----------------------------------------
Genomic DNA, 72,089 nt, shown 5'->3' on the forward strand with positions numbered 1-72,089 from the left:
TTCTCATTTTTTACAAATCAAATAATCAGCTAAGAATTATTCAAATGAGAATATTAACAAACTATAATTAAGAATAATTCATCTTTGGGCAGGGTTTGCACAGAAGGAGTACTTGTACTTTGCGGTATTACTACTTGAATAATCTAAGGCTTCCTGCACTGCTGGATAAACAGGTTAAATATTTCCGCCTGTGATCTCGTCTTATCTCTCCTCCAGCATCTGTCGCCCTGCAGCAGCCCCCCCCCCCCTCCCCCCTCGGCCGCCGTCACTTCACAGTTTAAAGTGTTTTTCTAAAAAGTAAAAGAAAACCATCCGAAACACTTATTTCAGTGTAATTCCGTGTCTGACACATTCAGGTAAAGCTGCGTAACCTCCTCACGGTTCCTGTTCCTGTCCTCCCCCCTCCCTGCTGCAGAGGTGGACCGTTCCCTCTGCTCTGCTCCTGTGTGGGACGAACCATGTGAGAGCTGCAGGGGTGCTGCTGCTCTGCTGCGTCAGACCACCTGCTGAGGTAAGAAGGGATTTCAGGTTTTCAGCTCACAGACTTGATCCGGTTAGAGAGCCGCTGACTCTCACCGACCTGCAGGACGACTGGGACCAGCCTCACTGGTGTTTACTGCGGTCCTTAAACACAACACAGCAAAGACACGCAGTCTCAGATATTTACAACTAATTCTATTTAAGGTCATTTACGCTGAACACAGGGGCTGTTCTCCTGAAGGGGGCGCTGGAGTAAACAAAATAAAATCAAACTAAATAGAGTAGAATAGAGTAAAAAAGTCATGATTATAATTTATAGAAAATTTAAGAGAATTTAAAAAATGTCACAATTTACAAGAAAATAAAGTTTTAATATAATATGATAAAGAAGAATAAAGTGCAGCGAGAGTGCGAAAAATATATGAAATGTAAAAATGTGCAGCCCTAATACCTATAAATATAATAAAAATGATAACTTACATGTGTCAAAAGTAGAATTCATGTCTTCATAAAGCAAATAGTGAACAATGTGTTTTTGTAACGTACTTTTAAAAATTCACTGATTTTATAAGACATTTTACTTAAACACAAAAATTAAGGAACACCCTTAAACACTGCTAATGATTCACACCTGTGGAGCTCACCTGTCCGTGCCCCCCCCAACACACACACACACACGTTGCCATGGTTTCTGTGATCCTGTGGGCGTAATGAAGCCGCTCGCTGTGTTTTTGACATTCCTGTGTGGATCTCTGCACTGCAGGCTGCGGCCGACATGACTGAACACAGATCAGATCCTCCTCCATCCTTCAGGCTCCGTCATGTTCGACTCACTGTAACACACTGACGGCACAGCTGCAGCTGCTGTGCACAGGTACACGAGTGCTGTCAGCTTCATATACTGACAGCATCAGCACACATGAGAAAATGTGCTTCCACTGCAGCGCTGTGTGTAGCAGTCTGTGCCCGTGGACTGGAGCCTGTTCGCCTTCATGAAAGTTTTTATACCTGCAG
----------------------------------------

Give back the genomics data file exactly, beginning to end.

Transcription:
Genomic DNA, 72,089 nt, shown 5'->3' on the forward strand with positions numbered 1-72,089 from the left:
TTCTCATTTTTTACAAATCAAATAATCAGCTAAGAATTATTCAAATGAGAATATTAACAAACTATAATTAAGAATAATTCATCTTTGGGCAGGGTTTGCACAGAAGGAGTACTTGTACTTTGCGGTATTACTACTTGAATAATCTAAGGCTTCCTGCACTGCTGGATAAACAGGTTAAATATTTCCGCCTGTGATCTCGTCTTATCTCTCCTCCAGCATCTGTCGCCCTGCAGCAGCCCCCCCCCCCCTCCCCCCTCGGCCGCCGTCACTTCACAGTTTAAAGTGTTTTTCTAAAAAGTAAAAGAAAACCATCCGAAACACTTATTTCAGTGTAATTCCGTGTCTGACACATTCAGGTAAAGCTGCGTAACCTCCTCACGGTTCCTGTTCCTGTCCTCCCCCCTCCCTGCTGCAGAGGTGGACCGTTCCCTCTGCTCTGCTCCTGTGTGGGACGAACCATGTGAGAGCTGCAGGGGTGCTGCTGCTCTGCTGCGTCAGACCACCTGCTGAGGTAAGAAGGGATTTCAGGTTTTCAGCTCACAGACTTGATCCGGTTAGAGAGCCGCTGACTCTCACCGACCTGCAGGACGACTGGGACCAGCCTCACTGGTGTTTACTGCGGTCCTTAAACACAACACAGCAAAGACACGCAGTCTCAGATATTTACAACTAATTCTATTTAAGGTCATTTACGCTGAACACAGGGGCTGTTCTCCTGAAGGGGGCGCTGGAGTAAACAAAATAAAATCAAACTAAATAGAGTAGAATAGAGTAAAAAAGTCATGATTATAATTTATAGAAAATTTAAGAGAATTTAAAAAATGTCACAATTTACAAGAAAATAAAGTTTTAATATAATATGATAAAGAAGAATAAAGTGCAGCGAGAGTGCGAAAAATATATGAAATGTAAAAATGTGCAGCCCTAATACCTATAAATATAATAAAAATGATAACTTACATGTGTCAAAAGTAGAATTCATGTCTTCATAAAGCAAATAGTGAACAATGTGTTTTTGTAACGTACTTTTAAAAATTCACTGATTTTATAAGACATTTTACTTAAACACAAAAATTAAGGAACACCCTTAAACACTGCTAATGATTCACACCTGTGGAGCTCACCTGTCCGTGCCCCCCCCAACACACACACACACACGTTGCCATGGTTTCTGTGATCCTGTGGGCGTAATGAAGCCGCTCGCTGTGTTTTTGACATTCCTGTGTGGATCTCTGCACTGCAGGCTGCGGCCGACATGACTGAACACAGATCAGATCCTCCTCCATCCTTCAGGCTCCGTCATGTTCGACTCACTGTAACACACTGACGGCACAGCTGCAGCTGCTGTGCACAGGTACACGAGTGCTGTCAGCTTCATATACTGACAGCATCAGCACACATGAGAAAATGTGCTTCCACTGCAGCGCTGTGTGTAGCAGTCTGTGCCCGTGGACTGGAGCCTGTTCGCCTTCATGAAAGTTTTTATACCTGCAG